He got behind the wheel of his car and groped for the key. Willie knew what he was doing even though he couldn’t really see him do it. Tommy would have taken the key, of course.

Now the man got out of the car, looked again at the building and began walking quickly this way. Now he broke into a trot.

Somewhere a siren moaned.

The man’s gait became a run. He was going north, downhill toward the Metro station.

Willie timed his rush perfectly. He charged from the stoop, sprinted across the street and slammed into the running man, who apparently didn’t even see him coming, or, if he did, didn’t react quickly enough to change course or get out of the way.

Both men went to the sidewalk. Willie was up first, probably because he was more frightened. He thought the man might have a gun, and he knew damn well he didn’t. So he grabbed the man and slammed his head into the sidewalk. The man passed out.

Lacking any better ideas, I fired the shotgun up into the emergency exit in the roof of the elevator car … and heard the buckshot raining down the shaft as I worked the action.

Stepped sideways and aimed for the ceiling and fired again. Blew a hole in the top, then listened to the rain of shot.

Aimed again and pulled the trigger. Click. The Remington was empty.

I dropped it, then leaped for the hole and got the edges. Pulled myself up. Got an elbow through and then my head. Kept waiting for the bullet that he would fire when light from the elevator car stopped coming through the hole.

The shot didn’t come, so I knew he was below me. There had to be a ladder in the shaft.

Sure enough, when I got onto the top of the car and waited a moment for my eyes to adjust, I saw the gleam of light reflecting off the ladder rungs. The ladder was on the steel supports between the cars.

I looked over the edge as I pulled out Grafton’s Colt. Dark as the pit of hell, but he was there, and I doubted if he had made it all the way down. One way to find out.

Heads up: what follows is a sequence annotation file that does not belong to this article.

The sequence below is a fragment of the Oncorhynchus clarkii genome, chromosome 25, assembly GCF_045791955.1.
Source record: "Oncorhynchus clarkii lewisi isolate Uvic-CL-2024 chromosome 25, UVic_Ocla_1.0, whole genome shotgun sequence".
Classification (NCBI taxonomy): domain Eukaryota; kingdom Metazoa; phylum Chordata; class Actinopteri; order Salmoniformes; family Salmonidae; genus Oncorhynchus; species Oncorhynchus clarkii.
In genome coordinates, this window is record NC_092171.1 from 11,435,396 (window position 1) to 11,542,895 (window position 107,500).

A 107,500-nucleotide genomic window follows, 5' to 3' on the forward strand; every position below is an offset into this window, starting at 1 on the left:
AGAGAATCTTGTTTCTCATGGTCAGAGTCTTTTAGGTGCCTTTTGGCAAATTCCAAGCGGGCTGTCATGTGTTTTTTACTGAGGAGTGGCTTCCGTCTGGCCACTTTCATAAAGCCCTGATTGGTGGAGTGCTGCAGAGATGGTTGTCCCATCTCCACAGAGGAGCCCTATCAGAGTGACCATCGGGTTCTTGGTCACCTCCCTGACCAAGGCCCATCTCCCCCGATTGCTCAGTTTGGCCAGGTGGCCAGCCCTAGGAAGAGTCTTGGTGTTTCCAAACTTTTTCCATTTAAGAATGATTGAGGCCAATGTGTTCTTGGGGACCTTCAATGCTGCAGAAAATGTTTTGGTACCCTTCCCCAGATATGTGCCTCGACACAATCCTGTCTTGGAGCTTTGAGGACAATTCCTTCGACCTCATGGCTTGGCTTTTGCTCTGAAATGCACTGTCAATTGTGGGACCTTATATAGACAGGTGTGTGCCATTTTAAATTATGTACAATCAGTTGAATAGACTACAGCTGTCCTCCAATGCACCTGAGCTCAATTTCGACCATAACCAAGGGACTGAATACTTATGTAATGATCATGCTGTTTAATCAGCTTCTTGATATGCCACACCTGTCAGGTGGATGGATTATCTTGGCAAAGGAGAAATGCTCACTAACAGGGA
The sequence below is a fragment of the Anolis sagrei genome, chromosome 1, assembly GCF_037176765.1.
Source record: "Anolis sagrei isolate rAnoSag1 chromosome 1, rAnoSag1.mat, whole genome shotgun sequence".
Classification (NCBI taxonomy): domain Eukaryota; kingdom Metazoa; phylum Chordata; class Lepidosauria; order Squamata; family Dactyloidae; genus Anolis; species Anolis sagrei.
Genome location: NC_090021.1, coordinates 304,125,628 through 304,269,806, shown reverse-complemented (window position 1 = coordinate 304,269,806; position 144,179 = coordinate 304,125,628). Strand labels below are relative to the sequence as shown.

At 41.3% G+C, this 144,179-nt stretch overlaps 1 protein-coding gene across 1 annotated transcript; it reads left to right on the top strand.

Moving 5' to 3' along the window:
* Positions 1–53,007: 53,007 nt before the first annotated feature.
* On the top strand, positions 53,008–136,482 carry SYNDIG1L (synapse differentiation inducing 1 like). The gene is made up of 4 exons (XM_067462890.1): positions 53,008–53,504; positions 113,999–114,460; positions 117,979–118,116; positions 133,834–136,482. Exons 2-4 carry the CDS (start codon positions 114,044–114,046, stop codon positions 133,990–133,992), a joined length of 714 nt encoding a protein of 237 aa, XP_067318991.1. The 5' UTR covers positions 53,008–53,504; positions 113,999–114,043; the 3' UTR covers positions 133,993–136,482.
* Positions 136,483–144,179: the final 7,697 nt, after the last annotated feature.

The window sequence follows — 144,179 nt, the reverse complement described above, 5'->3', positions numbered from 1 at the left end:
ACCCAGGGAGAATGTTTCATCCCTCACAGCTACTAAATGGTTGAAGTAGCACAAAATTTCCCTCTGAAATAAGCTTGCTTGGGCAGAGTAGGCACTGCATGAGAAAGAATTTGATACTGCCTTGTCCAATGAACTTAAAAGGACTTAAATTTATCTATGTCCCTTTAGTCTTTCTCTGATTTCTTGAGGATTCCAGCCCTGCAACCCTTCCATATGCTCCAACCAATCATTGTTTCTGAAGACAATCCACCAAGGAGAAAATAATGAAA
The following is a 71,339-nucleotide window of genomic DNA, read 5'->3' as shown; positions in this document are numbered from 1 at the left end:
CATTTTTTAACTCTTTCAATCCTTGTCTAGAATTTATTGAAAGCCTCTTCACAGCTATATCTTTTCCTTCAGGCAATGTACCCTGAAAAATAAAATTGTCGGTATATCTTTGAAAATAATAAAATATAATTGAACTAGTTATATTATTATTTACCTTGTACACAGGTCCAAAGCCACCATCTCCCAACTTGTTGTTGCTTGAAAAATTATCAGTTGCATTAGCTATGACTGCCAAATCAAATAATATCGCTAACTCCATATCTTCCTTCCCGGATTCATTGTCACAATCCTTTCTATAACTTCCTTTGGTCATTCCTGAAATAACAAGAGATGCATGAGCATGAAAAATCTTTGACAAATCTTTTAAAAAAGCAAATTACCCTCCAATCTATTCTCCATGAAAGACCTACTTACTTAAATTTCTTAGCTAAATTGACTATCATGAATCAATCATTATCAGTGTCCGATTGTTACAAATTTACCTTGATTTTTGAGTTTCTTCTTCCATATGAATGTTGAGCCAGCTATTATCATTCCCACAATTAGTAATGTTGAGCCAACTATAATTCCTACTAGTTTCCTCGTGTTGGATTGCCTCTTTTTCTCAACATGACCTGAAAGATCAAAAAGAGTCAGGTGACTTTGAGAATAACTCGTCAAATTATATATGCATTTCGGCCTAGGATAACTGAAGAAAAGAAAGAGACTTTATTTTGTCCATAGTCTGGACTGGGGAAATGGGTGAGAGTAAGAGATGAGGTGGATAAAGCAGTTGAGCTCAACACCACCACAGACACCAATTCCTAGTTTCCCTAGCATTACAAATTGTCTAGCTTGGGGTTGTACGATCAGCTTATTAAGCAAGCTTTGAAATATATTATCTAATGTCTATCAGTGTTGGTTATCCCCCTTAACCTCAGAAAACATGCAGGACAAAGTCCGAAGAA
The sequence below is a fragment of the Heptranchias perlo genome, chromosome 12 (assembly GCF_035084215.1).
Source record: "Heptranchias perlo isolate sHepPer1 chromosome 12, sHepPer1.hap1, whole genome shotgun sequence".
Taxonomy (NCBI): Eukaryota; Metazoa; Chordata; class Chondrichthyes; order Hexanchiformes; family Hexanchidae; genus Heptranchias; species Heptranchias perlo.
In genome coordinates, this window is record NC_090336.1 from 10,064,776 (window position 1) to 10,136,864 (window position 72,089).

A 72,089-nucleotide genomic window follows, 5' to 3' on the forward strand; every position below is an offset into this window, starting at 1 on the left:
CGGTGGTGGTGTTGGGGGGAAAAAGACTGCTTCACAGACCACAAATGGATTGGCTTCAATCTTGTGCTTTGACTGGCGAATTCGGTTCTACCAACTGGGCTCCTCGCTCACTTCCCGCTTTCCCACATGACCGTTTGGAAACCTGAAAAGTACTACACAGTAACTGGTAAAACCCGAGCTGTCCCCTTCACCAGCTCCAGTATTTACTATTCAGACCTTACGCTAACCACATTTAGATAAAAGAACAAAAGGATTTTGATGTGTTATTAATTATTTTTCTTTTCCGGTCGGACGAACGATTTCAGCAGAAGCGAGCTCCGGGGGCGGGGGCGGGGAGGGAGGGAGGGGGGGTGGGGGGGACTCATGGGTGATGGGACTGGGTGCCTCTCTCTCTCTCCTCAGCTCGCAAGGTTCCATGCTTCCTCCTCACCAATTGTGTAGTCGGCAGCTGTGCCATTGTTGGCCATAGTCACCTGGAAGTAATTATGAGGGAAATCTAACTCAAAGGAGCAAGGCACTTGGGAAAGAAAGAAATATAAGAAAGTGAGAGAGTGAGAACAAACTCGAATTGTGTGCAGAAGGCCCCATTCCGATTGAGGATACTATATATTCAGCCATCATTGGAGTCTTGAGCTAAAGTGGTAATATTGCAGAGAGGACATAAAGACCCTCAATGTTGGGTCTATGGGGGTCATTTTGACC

I thumbed off the safety and pointed the pistol down the ladder and let ‘er rip. The flashes blinded me. Emptied the entire seven-shot magazine, then pulled back and fished the other one from my pocket as I listened to something soft smack into something hard.

Heard a soft groan, then nothing.

I stood there a moment listening to my heart gallop. Heard the wail of a police siren. Two of them.

Decided to take a chance. Got my penlight from my pocket, held it as far from my head as possible, turned it on and pointed the beam down the shaft.

Took a moment for my eyes to adjust; then I saw him. He was lying on the top of the elevator car that was on the lobby level, all sprawled out on his back.

Holding the light as steady as possible, I held the pistol at arm’s length, pointed down, aimed as carefully as I could in that light and let him have another. The report was deafening. A second or two later, from far below, came the tinkle of the spent shell as it bounced off steel.

Of course, I had no idea if I’d hit him. I shot twice more because I’m a mean bastard, then gave up.

I turned off the penlight and sat down on top of the car. A little light shone up through the square emergency exit and the little round hole I had blasted. I used it to ensure the pistol’s safety was engaged.

“Cops are going in the front door,” Willie said.

I fumbled for the transmit button on the radio on my belt, found it and pushed it in. “Dudes are all dead, I think. Willie, tell the cops that the power to the elevators is off and three corpses are in the stairwell. Another one is on top of the elevator at the lobby level. Robin, tell Cal-lie to call Jake Grafton.”